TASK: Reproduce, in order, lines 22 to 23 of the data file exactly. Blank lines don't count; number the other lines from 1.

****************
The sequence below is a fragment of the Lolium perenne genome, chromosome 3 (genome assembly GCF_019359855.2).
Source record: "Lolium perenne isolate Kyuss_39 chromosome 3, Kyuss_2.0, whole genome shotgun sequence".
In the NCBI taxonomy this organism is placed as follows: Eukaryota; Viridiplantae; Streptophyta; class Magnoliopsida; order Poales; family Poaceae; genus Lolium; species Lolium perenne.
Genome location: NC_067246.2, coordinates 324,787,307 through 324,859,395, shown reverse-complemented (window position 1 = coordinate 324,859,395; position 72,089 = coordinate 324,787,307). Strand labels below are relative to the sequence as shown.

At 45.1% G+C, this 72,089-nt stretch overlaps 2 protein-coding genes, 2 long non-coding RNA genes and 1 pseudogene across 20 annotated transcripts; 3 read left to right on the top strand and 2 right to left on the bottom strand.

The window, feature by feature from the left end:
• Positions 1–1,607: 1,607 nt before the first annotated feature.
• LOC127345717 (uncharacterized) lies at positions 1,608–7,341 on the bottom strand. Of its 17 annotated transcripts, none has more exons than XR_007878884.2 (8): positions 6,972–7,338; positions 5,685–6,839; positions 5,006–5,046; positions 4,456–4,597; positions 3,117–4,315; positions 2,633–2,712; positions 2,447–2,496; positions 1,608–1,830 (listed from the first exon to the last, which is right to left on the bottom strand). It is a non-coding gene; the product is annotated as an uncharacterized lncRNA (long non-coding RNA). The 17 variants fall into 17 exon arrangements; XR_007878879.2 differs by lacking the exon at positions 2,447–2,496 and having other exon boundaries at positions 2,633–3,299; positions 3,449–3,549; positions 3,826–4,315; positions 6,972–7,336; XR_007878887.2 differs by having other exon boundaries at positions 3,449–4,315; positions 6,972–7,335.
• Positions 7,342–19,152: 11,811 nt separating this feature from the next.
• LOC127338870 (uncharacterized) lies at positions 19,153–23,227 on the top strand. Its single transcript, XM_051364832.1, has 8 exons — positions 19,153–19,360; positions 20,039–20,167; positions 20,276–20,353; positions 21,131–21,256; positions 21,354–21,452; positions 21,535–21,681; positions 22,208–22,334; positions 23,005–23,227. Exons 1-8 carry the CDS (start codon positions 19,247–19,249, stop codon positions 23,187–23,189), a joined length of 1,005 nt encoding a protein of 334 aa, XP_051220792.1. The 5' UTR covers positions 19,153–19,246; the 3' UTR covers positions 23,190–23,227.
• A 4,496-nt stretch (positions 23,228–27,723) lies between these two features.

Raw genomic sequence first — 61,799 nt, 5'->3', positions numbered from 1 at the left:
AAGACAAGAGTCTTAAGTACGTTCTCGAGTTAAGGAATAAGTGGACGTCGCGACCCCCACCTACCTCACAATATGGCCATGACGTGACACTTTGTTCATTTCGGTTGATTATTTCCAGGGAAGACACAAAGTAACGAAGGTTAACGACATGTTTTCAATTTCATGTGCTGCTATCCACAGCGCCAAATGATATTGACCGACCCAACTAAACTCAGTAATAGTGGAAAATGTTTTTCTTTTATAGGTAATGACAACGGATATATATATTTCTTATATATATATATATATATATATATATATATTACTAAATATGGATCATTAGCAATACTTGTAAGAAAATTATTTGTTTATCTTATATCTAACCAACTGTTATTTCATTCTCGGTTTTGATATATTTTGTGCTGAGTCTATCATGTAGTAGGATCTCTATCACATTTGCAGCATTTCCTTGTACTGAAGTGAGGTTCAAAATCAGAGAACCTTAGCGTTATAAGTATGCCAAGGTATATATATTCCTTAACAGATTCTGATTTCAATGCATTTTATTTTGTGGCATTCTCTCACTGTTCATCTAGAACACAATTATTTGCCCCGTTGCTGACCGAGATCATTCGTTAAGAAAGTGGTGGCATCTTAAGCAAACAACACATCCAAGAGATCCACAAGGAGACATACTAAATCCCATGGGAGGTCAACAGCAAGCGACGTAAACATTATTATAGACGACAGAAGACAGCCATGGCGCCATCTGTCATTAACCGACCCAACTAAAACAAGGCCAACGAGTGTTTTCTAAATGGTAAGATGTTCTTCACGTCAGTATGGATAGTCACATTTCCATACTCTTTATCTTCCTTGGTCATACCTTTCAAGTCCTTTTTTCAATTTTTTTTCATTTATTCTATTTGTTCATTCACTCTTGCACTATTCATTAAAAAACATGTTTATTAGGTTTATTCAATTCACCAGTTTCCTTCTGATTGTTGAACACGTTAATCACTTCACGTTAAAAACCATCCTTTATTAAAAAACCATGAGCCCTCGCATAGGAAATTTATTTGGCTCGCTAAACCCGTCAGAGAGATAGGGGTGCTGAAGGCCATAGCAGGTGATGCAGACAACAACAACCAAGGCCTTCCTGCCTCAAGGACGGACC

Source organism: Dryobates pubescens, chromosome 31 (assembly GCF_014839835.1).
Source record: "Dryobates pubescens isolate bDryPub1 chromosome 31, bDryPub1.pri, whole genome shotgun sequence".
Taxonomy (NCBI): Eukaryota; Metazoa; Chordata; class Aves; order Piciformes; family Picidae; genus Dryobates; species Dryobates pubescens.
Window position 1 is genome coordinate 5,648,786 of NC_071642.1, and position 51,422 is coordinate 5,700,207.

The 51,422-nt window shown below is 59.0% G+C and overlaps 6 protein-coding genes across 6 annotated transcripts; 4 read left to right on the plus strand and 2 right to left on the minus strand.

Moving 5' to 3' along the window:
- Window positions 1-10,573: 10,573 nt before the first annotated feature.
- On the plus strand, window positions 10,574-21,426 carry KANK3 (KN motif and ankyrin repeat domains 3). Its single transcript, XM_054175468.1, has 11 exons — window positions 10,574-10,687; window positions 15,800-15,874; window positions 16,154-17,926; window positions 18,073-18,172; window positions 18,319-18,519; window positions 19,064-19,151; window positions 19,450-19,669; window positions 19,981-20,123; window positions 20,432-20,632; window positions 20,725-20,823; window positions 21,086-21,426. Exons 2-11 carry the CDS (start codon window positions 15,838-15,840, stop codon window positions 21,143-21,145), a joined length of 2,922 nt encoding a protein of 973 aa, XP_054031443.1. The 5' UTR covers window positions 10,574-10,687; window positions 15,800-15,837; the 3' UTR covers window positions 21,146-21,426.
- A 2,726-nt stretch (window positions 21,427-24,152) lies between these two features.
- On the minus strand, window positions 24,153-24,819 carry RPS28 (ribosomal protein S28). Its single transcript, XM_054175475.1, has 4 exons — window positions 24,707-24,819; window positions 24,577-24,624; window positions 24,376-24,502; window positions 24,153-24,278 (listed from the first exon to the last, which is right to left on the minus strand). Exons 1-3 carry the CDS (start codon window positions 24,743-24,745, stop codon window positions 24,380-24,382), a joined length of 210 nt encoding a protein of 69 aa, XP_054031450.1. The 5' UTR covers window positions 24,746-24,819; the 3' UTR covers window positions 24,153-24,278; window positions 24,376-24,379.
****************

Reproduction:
- A 2,726-nt stretch (window positions 21,427-24,152) lies between these two features.
- On the minus strand, window positions 24,153-24,819 carry RPS28 (ribosomal protein S28). Its single transcript, XM_054175475.1, has 4 exons — window positions 24,707-24,819; window positions 24,577-24,624; window positions 24,376-24,502; window positions 24,153-24,278 (listed from the first exon to the last, which is right to left on the minus strand). Exons 1-3 carry the CDS (start codon window positions 24,743-24,745, stop codon window positions 24,380-24,382), a joined length of 210 nt encoding a protein of 69 aa, XP_054031450.1. The 5' UTR covers window positions 24,746-24,819; the 3' UTR covers window positions 24,153-24,278; window positions 24,376-24,379.